EPA publishes Energy Star Luminaires V2.0 final draft for effect June 1, 2016

After addressing numerous responses to draft 2 of the Luminaires V2.0 specification, the Environmental Protection Agency has delivered a final draft of the new document that will take effect next summer.

EPA publishes Energy Star Luminaires V2.0 final draft for effect June 1, 2016
EPA publishes Energy Star Luminaires V2.0 final draft for effect June 1, 2016

After addressing numerous responses to draft 2 of the Luminaires V2.0 specification, the Environmental Protection Agency has delivered a final draft of the new document that will take effect next summer.

EPA publishes Energy Star Luminaires V2.0 final draft for effect June 1, 2016EPA publishes Energy Star Luminaires V2.0 final draft for effect June 1, 2016The US Environmental Protection Agency (EPA) has released the final draft of the Energy Star Luminaires V2.0 specification with the plan to enforce the specification beginning June 1, 2016 with it replacing the prior V1.2 specification. The final draft includes quite a long list of changes from draft 2 that should keep the new specification on schedule for the planned roll-out.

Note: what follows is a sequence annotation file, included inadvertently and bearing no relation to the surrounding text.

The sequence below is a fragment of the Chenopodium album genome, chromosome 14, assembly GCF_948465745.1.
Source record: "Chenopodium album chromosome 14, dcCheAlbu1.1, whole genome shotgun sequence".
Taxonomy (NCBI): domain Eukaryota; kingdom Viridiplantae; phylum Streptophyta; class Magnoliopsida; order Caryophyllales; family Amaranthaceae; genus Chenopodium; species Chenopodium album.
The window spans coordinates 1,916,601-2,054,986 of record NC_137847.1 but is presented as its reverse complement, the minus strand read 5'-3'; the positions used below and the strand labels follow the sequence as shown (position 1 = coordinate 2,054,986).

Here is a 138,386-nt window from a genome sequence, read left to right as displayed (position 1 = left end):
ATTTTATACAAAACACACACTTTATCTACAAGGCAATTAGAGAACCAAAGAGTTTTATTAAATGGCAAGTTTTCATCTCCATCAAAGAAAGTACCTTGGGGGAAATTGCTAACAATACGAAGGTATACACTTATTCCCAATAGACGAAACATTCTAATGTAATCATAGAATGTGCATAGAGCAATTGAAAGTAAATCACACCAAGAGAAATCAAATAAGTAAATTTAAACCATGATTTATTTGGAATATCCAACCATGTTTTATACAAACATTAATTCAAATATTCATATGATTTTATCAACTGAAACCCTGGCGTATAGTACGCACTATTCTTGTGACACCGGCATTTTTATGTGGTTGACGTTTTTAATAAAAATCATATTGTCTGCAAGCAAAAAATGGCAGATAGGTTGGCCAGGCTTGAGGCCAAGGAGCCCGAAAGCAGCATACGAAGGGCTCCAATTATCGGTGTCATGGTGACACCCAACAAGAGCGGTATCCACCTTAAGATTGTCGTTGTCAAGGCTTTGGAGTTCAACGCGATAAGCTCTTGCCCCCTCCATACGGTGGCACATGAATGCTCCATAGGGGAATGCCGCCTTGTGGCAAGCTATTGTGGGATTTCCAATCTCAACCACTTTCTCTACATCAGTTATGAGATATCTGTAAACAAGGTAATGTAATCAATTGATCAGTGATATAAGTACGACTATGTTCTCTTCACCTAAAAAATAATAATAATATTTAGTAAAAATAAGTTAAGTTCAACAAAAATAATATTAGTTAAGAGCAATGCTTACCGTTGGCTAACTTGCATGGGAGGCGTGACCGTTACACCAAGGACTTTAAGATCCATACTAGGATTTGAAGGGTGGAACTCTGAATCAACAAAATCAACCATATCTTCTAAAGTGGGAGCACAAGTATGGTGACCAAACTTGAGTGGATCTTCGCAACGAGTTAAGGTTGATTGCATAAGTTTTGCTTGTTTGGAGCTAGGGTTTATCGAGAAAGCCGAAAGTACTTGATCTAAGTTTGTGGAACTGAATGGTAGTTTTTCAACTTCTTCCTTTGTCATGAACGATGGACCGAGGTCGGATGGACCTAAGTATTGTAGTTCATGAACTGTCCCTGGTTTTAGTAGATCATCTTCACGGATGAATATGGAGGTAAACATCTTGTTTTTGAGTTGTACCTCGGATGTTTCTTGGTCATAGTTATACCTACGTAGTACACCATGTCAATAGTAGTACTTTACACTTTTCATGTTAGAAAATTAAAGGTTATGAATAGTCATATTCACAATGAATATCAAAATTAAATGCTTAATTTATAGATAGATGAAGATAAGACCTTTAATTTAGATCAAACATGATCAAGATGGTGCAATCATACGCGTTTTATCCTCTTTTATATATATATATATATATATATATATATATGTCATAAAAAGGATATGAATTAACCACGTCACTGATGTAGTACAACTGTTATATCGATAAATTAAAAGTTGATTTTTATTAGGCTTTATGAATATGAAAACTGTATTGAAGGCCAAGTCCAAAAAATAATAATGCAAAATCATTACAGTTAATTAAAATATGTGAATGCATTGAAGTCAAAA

The Luminaires V2.0 development process has gone very quickly relative to other Energy Star lighting specifications. It was only October of 2014 when the EPA said that it had begun V2.0 development. V1.2 of the Luminaires specification is in effect and has been since late 2012.

Related article: EPA releases Draft 2 of the Energy Star Lamps specification V2.0

The changes fall in a number of areas. For example in testing, the final draft made clarifications on procedures for color luminaires. The revisions cover testing fixtures that are designed to use Energy Star replacement lamps. And there are additional guidelines for photometric and thermal testing of downlights.

The revisions also touch on luminaire performance in a number of ways. The agency revised minimum light output requirements for a number of different luminaire types. The revisions affect zonal lumen density requirements for fixtures with different beam patterns.

Efficacy requirements have been lowered in certain cases. The EPA is charged with maximizing energy efficiency, but in some cases lower efficacy can ultimately result in broader adoption of LED-based lighting and therefore lower aggregate power usage across the US.

Color-centric revisions were also included in the revision. Other changes include requirements in startup time, standby power, and labeling and packaging.

The EPA said further efficacy advancements will be a focus in future versions of the luminaire specification. Final comments on the final draft are due by May 22, 2015. A PDF of the full specification is available for review on the Energy Star website.

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